Clive, one of our lead Solution Architects with a lifetime of delivering IBM FileNet solutions, continues his Journey to the Cloud – this time sharing his experience of simplifying the Content component deployment of IBM Cloud Pak for Business Automation.
Simplifying the Content component deployment of IBM Cloud Pak for Business Automation
If you’ve read previous posts, you’ll know that I have been tinkering with the deployment of IBM Cloud Pak for Business Automation for both customer and demo purposes.
One major issue of the deployment is the complexity and resource requirements needed for the Cloud Pak deployment, even if all that is required is the Content Components, formally known as FileNet P8 and now FileNet Content Manager (FNCM).
In this post, I will introduce the FileNet Content Manager deployment and updates to Openshift cluster creation for both Production and demonstration/test purposes.
Let’s start with OpenShift.
The Red Hat/IBM team has been adding features to assist deployment of an Openshift Cluster on-premise and adding more cloud providers.
I’m going to talk about the use of on-premise bare metal and virtualised deployment of an Openshift Cluster. There are three methods for achieving this, and Red Hat has simplified each.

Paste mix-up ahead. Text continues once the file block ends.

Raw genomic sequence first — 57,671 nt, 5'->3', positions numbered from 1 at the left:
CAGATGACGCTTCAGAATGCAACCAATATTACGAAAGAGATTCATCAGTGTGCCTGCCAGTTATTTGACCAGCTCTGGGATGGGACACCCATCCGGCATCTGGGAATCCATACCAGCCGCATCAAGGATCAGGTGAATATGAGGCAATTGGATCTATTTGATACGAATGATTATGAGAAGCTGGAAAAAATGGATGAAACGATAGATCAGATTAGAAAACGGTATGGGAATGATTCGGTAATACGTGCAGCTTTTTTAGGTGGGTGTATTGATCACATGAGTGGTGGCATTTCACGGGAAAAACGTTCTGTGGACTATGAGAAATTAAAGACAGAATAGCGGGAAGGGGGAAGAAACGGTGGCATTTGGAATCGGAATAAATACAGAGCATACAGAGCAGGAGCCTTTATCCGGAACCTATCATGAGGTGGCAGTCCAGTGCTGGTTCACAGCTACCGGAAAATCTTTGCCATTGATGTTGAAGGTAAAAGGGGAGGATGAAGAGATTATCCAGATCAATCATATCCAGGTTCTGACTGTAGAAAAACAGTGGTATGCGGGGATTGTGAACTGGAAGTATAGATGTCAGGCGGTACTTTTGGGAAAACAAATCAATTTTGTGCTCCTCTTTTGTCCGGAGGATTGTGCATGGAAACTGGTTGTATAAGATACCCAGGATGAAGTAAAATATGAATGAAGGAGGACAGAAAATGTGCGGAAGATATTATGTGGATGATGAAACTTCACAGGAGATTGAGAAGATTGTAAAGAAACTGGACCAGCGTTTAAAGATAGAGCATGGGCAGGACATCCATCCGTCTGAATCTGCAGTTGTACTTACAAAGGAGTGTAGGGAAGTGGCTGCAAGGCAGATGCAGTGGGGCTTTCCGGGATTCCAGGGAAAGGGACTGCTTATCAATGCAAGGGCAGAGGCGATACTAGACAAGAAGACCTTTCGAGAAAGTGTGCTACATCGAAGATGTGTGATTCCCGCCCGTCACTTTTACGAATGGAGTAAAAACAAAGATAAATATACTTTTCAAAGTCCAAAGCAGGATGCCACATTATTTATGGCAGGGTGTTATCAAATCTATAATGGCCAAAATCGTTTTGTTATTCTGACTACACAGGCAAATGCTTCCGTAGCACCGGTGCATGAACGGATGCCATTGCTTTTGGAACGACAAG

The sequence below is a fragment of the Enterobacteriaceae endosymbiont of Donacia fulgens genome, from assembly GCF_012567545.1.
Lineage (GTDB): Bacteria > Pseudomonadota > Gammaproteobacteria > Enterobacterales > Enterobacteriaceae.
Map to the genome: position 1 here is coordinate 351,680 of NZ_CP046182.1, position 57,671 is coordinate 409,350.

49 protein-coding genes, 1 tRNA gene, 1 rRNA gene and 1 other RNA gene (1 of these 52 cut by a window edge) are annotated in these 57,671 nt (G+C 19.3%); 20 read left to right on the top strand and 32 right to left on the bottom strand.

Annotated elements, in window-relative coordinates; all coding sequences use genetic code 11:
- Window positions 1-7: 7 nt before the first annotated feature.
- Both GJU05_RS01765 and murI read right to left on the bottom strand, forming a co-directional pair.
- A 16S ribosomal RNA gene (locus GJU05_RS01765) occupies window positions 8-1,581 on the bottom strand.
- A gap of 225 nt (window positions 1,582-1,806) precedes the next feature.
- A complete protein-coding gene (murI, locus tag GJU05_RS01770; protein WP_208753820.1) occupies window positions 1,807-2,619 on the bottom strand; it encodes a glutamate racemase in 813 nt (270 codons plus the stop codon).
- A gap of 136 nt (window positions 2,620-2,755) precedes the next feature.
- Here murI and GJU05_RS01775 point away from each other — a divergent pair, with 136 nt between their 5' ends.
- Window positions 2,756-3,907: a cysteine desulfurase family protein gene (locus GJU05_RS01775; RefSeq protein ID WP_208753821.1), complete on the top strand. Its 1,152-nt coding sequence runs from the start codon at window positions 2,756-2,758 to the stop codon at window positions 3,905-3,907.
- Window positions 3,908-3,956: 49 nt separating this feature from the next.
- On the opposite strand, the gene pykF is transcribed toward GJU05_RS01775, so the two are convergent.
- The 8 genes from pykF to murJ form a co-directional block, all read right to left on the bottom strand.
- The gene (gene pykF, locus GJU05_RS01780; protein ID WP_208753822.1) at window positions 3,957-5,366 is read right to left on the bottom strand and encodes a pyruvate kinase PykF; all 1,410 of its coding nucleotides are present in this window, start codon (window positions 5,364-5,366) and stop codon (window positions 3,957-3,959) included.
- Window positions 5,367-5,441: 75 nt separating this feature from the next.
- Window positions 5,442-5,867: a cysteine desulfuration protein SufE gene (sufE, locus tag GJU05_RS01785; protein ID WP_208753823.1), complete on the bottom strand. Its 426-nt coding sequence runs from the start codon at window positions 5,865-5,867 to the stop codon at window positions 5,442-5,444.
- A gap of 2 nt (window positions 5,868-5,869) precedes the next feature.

A Test/Development environment
Red Hat now has two offerings:
- The OpenShift Local, previously known as Code Ready Containers
- Single Node Openshift. I’ve not tried the deployment on Openshift Local but plan to and will report back my findings.
The Assisted Installer
For a Single Node Openshift Cluster, it is now possible to use the Assisted Installer to set up the cluster config, download a bootable ISO and deploy a single machine, either bare metal or in a virtualised environment. This just needs a couple of DNS entries, and away it goes!
This same method can run either a compact Openshift Cluster with three nodes or a full-blown cluster with three master nodes and as many worker nodes as licenses and infrastructure allow. The added advantage of this is the load balancing is managed inside the Openshift cluster, and only 2 Virtual IP Addresses are used to connect.
The Installer Provisioned Infrastructure (IPI)